A new algorithm was able to accurately predict death in 96% of patients with End-Stage Liver Disease (ESLD) and is designed to help physician decision-making in ESLD.
The algorithm is based on a combination of pre-morbid liver function and Acute-on-Chronic Liver Failure (ACLF) grade, and allows physicians to help determine patients who were likely to benefit from intensive care unit (ICU) treatment compared with those who would not.
‘The new algorithm is based on commonly used scales to assess disease severity including Child-Pugh Score, Model for End-Stage Liver Disease and the CLIF-SOFA-score.’
ACLF is a relatively common syndrome and occurs in 31% of hospitalised patients with cirrhosis who have an acute complication of their liver disease. In these patients, ACLF is the most common cause of death.
ACLF is distinct from severe liver damage (decompensated cirrhosis) as organ failure and mortality rates are high. Furthermore, patients with ALCF tend to be younger, have more scarring of the liver as a result of alcohol, and have less liver scarring as a result of Hepatitis C virus, compared to those with decompensated cirrhosis.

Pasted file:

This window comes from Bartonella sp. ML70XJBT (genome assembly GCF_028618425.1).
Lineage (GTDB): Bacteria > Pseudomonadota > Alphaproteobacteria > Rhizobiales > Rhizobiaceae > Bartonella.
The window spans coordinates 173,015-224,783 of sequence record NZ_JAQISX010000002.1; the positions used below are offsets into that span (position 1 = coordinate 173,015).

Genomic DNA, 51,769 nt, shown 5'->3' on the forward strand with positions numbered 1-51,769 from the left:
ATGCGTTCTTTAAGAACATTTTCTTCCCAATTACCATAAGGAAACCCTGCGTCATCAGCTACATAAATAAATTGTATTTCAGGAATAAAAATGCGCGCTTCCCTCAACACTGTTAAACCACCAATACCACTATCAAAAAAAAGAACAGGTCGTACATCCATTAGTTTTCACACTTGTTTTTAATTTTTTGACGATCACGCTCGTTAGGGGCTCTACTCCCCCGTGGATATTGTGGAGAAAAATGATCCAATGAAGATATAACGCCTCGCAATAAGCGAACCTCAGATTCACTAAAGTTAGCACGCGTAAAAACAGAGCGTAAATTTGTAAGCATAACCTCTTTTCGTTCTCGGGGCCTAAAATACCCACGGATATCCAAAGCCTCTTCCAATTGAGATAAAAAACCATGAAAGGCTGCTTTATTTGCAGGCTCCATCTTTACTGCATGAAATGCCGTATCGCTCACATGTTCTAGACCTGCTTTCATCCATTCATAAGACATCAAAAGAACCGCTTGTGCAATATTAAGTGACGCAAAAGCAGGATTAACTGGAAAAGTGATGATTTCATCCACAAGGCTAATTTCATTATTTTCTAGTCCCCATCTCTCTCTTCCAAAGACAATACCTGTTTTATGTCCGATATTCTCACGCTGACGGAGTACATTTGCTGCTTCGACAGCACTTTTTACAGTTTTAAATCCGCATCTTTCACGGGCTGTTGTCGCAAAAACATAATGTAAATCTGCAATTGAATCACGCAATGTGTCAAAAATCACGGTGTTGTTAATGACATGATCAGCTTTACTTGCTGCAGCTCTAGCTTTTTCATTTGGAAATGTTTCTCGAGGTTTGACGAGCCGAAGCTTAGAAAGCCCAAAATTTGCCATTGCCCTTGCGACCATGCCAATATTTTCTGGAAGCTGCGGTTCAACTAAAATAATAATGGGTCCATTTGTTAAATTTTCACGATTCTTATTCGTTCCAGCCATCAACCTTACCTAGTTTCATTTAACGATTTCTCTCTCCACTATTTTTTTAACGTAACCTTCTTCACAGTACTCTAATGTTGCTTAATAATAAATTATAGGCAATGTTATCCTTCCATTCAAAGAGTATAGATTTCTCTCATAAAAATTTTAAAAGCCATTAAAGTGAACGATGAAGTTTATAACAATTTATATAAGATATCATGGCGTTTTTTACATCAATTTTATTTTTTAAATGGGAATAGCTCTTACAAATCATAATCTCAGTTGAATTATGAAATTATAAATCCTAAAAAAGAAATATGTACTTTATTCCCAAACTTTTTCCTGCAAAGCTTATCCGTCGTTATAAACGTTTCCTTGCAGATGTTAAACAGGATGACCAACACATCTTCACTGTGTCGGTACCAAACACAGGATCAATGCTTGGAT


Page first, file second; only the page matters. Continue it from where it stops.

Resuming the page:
"When patients are very ill, physicians must ensure that our concern for the patient should not result in the recommendation of treatment that will be of no benefit," said Dr Katrine Lindvig, Department of Gastroenterology and Hepatology, Odense University Hospital, Odense, Denmark and lead study author. "We now have well validated data that allows us to more accurately predict who is likely to benefit from treatment compared with previous measures."
Researchers collected data on 354 patients hospitalised with cirrhosis from centres in Belgium, Austria and Denmark. The new algorithm, based on commonly used scales to assess disease severity including Child-Pugh Score, Model for End-Stage Liver Disease (MELD) and the CLIF-SOFA-score, separated patients into two groups: those likely to benefit and survive ICU and those who were unlikely to benefit or survive intensive care therapy if needed.
The algorithm correctly predicted outcomes in 96% of cases and an odds ratio (a measure of association) for death of 4.7 (2.50-9.05 95% confidence interval).
"If the first duty of a physician is to do no harm, then we must continually review our decision-making tools and favour those that have the highest predictive value of treatment success and - importantly - treatment failure. This study adds to our knowledge of existing, well-recognised scoring systems, and provides an interesting approach for review and wider discussion by the liver community," said Professor Tom Hemming Karlsen, EASL Vice-Secretary.